Natalie Bassingthwaite is used to glitzy red carpets, TV cameras and the glare of the spotlight. However at heart she admits she’s just an everyday mum trying to do her best with the juggle of work, life and family.
“Oh my goodness, being a mum is crazy sometimes!” laughs the popular entertainer. “Sometimes I’m screaming ‘put your shoes on, I’ve asked you ten times!’ and it can feel overwhelming. But you also want to do such a great job and I feel like I owe it to my kids to encourage them to be the best they can be – that’s a big ask.”
Natalie, 41, says she’s always looking for ways to enrich the lives of her kids Harper, 6 and Hendrix, 3, which is why she jumped at the chance to be the new ambassador for ABC Reading Eggs – an educational program for kids aged 3 to 13 focussed on learning to read, the easy way.
“I love this program because I want my kids to not only be able to read, but to really enjoy it and develop a life-long love of books,” says the former X-Factor judge and Neighbours star.
“This makes reading so much fun for them, it’s sped up their interest and ability and has really enhanced their interest in books overall.”
The ABC Reading Eggs online reading program – which can be used on desktop and tablet devices – combines a progressive sequence of instructional learning activities with motivational elements such as fun animations, music and rewards. The program is grounded in solid educational research and covers the five pillars of reading – phonics, phonemic awareness, vocabulary, comprehension, and fluency.
Natalie says reading books with her kids has always been a big joy for her and her husband – Rogue Traders bandmate Cameron McGlinchey. “Our daughter Harper was always so engaged whenever we read to her and still is – she loves Enid Blyton and the Dr Seuss books,” the performer says. “Reading Eggs has been great for her as it’s really extended her vocabulary and recognition of sight words. Meanwhile our son Hendrix is engrossed in the letters and loves the rewards. They’re actually quite competitive about it and always want to get more eggs than the other one!”
As far as screen time goes Natalie, who also runs her own kids’ clothing line Chi Khi, says she uses her judgment to keep things in balance. “I feel there is a time and place with TV and screens for kids,” she says. “I try to keep it in check – we don’t do TV in the morning before school and I watch how much they’re spending on the Ipad after school. I’m so happy when they do Reading Eggs because little do they know they’re actually getting better at reading at the same time!”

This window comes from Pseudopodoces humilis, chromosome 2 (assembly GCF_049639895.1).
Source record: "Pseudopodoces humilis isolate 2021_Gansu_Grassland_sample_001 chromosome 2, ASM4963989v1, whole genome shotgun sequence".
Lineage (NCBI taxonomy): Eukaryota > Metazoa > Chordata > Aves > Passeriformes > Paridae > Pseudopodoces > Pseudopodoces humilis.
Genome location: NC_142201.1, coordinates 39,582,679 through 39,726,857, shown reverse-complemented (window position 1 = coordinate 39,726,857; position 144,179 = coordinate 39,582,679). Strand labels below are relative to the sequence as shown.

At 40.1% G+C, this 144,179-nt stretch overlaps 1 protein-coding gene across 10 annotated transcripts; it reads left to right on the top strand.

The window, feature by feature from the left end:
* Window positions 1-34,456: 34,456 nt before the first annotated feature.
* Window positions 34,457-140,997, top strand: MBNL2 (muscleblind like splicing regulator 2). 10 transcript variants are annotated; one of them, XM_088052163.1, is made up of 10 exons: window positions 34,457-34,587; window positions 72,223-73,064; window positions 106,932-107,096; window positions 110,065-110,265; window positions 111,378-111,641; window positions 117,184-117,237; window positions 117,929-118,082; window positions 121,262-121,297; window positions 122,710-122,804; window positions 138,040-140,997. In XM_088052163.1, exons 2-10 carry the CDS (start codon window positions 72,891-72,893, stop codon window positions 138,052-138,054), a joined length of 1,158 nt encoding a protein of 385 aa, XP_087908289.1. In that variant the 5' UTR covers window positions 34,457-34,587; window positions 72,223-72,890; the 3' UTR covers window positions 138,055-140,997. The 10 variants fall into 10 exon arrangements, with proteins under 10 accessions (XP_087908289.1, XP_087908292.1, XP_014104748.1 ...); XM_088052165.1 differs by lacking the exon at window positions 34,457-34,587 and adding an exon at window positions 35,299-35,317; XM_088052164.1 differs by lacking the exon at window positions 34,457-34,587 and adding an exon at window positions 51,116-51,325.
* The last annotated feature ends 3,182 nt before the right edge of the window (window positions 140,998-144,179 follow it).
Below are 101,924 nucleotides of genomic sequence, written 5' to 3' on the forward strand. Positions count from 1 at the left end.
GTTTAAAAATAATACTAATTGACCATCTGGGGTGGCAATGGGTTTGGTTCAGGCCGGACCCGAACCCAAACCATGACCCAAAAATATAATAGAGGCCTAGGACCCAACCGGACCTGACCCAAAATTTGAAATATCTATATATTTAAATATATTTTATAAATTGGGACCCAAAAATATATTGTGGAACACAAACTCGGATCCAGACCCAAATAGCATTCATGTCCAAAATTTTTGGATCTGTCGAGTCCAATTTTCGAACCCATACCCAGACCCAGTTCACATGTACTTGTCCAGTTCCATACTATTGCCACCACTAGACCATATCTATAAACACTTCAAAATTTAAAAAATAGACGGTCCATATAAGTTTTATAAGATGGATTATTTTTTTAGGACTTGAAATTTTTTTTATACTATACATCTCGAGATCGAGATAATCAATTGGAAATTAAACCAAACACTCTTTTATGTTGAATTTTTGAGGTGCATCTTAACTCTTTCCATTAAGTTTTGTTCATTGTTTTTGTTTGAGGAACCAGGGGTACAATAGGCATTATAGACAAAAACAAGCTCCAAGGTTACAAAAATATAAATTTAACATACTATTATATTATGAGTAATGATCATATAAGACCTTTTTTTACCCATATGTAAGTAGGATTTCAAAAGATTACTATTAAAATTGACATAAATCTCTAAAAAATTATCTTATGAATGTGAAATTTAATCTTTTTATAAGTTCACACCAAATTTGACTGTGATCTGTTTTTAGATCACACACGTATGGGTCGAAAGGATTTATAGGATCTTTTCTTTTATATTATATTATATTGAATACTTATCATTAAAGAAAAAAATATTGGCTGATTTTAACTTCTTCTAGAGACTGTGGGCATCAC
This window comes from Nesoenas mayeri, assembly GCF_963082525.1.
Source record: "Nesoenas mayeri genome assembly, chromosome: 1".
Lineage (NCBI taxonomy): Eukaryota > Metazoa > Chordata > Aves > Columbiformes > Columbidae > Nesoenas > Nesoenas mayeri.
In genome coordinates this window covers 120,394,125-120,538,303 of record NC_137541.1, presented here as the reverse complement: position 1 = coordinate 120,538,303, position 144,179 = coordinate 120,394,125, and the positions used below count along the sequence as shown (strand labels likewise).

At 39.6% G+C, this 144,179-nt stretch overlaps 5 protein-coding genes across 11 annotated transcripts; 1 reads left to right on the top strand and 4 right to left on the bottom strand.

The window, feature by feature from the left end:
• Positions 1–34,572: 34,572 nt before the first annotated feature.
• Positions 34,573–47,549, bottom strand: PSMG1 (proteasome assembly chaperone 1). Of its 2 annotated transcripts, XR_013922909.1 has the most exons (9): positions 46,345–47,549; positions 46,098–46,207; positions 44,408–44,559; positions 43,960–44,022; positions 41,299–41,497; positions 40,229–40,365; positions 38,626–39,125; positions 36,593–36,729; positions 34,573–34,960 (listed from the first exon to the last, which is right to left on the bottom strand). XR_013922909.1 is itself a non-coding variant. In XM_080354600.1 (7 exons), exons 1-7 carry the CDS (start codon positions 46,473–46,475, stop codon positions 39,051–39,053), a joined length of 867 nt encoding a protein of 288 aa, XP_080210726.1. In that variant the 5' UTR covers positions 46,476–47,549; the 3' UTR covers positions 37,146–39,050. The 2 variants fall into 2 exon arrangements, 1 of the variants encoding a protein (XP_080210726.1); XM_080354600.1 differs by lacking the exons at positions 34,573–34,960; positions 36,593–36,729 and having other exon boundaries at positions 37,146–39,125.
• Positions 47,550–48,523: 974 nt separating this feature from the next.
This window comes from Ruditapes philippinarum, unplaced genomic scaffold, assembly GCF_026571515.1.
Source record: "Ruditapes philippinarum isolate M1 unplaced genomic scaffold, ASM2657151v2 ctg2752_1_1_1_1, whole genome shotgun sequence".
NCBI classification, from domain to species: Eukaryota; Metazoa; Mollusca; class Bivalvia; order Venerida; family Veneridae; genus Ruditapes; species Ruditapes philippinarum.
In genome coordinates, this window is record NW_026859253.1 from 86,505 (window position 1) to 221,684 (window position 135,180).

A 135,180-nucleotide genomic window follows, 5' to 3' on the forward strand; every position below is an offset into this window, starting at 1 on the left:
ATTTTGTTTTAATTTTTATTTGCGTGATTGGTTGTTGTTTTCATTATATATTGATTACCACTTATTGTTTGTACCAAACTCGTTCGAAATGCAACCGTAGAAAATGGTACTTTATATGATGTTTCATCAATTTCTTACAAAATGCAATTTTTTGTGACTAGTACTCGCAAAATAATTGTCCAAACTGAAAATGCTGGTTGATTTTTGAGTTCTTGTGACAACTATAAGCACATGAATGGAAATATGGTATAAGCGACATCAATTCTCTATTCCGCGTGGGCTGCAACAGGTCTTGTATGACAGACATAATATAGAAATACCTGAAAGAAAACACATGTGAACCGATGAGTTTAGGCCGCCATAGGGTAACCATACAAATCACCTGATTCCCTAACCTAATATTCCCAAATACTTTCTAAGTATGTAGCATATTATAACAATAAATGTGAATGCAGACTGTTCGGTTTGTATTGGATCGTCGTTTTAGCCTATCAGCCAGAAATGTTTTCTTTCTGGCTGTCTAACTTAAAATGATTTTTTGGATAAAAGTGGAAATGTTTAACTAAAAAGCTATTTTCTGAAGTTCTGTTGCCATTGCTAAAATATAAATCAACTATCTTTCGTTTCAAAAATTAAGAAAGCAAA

Australian children’s literacy expert and former primary school teacher Sara Leman, who helped devise the program which has been used by 3.4million children worldwide, says whilst it’s vital that children develop reading skills through books and parent involvement, these skills can greatly be enhanced by an engaging online program.
“Learning to read online is the next step up from traditional reading programs,” she says. “Reading Eggs offers children the opportunities to work at their own pace in a safe environment. It makes learning to read fun and motivates young children to repeat new skills which can otherwise seem dull and repetitive.”
Sara agrees that responsible parenting is needed when it comes to screen use. “Parents really need to know what works for their own child and to use their discretion. Interestingly, one of the most popular reasons why parents decide to take up a Reading Eggs trial is because they are looking for something educational for their child to do on a screen, rather than just using it for gaming.”
Natalie, who will next be seen on screen in the telemovie Brock, says that with her son in particular the program has been a great motivational push. “My daughter has always loved to learn and always had a natural interest in books from early on. However my son has been more difficult to engage in reading. I sometimes feel a bit guilty because I feel like we didn’t read as much to him in the early stages – the whole second child less attention thing! However now at age three he’s so much more interested in it.”
Sara says that in general children should start learning to read sooner rather than later. “Research into early brain development has revealed that 75 per cent of the brain is developed by the time a child is five years old with most of that happening by the age of three years,” she says. “The years between birth and eight years are the optimum learning time for children when their brains are still developing and are highly receptive. This is the reason why it is so important to harness this willingness and natural enthusiasm to learn that young children have. It really is an ideal time to introduce new vocabulary and early literacy skills.”
Parents can register online to start a five week extended free trial of ABC Reading Eggs before 30th September, 2016.
ABC Reading Eggs is the multi-award winning online reading program for ages 3–13. See how your child’s reading can improve in just weeks with a 5-week free trial today! Sign up at www.readingeggs.com.au before 30/9/16.